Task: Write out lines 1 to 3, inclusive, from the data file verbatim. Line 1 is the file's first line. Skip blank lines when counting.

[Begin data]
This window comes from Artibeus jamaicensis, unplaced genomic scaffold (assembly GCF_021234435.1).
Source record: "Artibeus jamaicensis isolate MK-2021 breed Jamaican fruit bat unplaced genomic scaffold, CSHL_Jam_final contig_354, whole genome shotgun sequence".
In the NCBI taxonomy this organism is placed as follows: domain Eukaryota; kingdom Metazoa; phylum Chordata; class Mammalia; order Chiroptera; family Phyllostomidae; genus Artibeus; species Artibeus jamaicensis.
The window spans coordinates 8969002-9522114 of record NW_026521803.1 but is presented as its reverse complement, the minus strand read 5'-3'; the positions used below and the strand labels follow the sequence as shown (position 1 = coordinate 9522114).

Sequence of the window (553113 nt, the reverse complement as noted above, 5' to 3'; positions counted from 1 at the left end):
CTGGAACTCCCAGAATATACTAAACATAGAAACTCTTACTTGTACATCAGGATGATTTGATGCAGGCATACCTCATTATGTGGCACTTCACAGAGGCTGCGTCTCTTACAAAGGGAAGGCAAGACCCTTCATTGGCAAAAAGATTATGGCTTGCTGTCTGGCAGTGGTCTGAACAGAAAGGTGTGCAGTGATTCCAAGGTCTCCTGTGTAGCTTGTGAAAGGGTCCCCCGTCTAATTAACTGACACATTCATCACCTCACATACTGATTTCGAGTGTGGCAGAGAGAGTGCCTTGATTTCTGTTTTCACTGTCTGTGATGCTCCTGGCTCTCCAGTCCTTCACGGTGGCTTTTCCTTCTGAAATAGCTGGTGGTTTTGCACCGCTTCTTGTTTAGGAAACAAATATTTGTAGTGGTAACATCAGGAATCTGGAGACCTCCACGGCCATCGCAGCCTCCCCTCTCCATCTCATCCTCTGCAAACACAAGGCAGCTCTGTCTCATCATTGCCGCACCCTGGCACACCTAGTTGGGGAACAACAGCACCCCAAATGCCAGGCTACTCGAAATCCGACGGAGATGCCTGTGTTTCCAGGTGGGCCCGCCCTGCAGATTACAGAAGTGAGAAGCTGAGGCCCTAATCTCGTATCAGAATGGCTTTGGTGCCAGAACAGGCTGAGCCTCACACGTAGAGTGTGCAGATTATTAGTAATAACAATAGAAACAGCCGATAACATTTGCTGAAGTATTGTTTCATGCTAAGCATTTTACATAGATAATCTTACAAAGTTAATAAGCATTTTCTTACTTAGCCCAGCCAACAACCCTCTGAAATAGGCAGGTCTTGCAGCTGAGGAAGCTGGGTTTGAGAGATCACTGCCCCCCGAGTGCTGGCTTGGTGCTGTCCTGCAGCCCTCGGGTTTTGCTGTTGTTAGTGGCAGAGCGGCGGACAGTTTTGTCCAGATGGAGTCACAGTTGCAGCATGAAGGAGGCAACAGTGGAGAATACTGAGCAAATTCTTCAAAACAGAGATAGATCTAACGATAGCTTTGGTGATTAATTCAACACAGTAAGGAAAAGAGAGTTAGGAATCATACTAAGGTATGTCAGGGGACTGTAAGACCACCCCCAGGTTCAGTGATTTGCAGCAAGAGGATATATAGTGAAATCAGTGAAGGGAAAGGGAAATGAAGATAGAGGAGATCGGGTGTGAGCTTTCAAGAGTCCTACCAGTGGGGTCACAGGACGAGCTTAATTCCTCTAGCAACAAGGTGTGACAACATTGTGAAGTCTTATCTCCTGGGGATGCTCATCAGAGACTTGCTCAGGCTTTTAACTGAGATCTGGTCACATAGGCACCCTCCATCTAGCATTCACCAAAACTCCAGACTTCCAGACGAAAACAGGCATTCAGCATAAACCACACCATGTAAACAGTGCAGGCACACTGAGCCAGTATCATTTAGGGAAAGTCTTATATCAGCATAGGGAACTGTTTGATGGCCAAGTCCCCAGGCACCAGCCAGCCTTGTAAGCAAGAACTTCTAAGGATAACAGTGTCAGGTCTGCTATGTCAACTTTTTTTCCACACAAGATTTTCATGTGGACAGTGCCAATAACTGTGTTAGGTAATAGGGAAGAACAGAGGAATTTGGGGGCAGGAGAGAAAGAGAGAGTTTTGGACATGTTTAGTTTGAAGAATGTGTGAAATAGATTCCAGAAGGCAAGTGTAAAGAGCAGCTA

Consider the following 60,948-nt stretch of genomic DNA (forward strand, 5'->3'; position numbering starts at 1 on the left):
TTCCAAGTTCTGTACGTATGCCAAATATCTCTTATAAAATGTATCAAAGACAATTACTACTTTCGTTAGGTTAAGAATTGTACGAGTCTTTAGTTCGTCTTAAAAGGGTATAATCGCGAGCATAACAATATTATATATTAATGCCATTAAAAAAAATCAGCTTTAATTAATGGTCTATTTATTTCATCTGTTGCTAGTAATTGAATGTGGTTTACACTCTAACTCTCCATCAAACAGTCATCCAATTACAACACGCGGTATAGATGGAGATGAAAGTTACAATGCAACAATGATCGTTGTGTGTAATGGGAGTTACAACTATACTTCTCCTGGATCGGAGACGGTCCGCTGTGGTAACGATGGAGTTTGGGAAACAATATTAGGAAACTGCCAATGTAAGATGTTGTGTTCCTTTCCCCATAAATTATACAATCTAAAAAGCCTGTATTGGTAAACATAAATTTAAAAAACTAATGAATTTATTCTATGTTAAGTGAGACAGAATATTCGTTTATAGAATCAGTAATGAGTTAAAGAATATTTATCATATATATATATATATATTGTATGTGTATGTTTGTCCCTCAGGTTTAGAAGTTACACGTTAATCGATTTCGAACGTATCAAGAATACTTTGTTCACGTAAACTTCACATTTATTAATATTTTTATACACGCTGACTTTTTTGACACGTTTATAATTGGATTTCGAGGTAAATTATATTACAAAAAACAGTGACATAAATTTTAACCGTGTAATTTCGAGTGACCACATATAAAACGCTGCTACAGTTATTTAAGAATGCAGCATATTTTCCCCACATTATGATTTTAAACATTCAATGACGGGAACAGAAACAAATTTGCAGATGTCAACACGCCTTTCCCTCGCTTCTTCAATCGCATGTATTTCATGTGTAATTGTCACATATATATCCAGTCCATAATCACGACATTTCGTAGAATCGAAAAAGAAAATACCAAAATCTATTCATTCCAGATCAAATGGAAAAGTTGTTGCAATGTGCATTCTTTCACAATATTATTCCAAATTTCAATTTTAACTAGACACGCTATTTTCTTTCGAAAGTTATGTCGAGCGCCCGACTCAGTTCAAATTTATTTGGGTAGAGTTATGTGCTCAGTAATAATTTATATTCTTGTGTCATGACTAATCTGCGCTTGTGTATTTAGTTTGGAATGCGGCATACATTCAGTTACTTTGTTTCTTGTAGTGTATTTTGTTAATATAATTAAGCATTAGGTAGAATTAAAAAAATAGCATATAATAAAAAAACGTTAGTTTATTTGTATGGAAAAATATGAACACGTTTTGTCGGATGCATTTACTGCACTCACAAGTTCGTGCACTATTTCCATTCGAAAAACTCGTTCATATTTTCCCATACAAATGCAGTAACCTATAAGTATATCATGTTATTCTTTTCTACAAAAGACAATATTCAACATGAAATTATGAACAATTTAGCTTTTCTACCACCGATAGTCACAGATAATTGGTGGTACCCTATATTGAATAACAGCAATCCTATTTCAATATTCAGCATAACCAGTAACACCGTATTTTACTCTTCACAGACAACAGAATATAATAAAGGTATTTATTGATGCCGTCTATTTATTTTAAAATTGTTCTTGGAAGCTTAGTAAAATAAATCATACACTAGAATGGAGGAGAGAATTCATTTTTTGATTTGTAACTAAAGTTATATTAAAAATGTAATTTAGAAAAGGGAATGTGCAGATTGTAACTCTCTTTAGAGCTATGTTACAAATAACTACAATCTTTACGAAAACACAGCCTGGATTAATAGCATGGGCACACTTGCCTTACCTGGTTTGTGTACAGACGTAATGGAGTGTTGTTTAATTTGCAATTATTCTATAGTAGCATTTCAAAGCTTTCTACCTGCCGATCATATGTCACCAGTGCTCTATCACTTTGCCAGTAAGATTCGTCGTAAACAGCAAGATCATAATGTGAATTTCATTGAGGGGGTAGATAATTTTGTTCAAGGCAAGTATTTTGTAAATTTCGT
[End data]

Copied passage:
This window comes from Artibeus jamaicensis, unplaced genomic scaffold (assembly GCF_021234435.1).
Source record: "Artibeus jamaicensis isolate MK-2021 breed Jamaican fruit bat unplaced genomic scaffold, CSHL_Jam_final contig_354, whole genome shotgun sequence".
In the NCBI taxonomy this organism is placed as follows: domain Eukaryota; kingdom Metazoa; phylum Chordata; class Mammalia; order Chiroptera; family Phyllostomidae; genus Artibeus; species Artibeus jamaicensis.